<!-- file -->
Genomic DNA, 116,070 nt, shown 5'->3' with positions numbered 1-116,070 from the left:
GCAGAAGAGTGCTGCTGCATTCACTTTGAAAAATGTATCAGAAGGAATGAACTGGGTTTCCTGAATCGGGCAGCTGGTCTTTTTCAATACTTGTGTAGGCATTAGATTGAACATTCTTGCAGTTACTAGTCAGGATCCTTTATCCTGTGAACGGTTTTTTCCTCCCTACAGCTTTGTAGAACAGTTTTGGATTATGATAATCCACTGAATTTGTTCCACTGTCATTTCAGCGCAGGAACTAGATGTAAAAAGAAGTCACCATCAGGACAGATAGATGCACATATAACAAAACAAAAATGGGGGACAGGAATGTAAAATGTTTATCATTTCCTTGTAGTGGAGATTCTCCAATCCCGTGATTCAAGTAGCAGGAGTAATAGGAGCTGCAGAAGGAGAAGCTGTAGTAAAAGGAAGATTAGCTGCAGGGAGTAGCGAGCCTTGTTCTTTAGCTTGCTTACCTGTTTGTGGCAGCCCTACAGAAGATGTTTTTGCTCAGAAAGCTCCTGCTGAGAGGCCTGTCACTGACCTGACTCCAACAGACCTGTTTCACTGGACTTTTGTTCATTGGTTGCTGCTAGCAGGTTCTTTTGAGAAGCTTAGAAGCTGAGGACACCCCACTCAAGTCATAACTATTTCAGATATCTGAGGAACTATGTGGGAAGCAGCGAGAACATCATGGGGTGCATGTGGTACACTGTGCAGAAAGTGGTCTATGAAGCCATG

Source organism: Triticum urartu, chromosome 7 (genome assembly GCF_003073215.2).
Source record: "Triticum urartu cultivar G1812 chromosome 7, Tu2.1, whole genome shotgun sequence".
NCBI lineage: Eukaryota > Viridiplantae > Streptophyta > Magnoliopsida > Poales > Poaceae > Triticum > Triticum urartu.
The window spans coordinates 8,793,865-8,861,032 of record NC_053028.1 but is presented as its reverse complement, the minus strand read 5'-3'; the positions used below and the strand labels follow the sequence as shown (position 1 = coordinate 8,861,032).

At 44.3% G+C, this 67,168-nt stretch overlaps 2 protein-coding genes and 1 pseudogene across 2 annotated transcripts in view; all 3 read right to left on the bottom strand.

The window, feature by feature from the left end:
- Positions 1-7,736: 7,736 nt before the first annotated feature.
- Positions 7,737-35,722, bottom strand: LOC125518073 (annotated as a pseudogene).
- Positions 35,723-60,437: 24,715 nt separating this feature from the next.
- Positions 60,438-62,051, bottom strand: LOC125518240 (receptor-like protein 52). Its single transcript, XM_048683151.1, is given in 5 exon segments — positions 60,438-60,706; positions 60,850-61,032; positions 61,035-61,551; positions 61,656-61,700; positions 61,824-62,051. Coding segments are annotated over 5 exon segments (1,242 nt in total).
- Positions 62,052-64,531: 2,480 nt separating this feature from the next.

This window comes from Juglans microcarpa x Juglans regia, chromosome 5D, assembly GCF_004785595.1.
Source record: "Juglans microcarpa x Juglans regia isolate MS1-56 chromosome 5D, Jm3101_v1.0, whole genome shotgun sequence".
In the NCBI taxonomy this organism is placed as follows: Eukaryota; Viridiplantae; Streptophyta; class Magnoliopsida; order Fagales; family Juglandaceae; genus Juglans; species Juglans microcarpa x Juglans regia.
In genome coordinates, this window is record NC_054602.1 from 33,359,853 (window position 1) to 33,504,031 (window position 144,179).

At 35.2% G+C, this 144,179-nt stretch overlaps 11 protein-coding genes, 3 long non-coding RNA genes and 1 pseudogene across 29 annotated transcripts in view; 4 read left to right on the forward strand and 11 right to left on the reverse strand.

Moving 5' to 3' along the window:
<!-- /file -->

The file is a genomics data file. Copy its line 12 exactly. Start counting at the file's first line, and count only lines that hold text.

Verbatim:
- Positions 60,438-62,051, bottom strand: LOC125518240 (receptor-like protein 52). Its single transcript, XM_048683151.1, is given in 5 exon segments — positions 60,438-60,706; positions 60,850-61,032; positions 61,035-61,551; positions 61,656-61,700; positions 61,824-62,051. Coding segments are annotated over 5 exon segments (1,242 nt in total).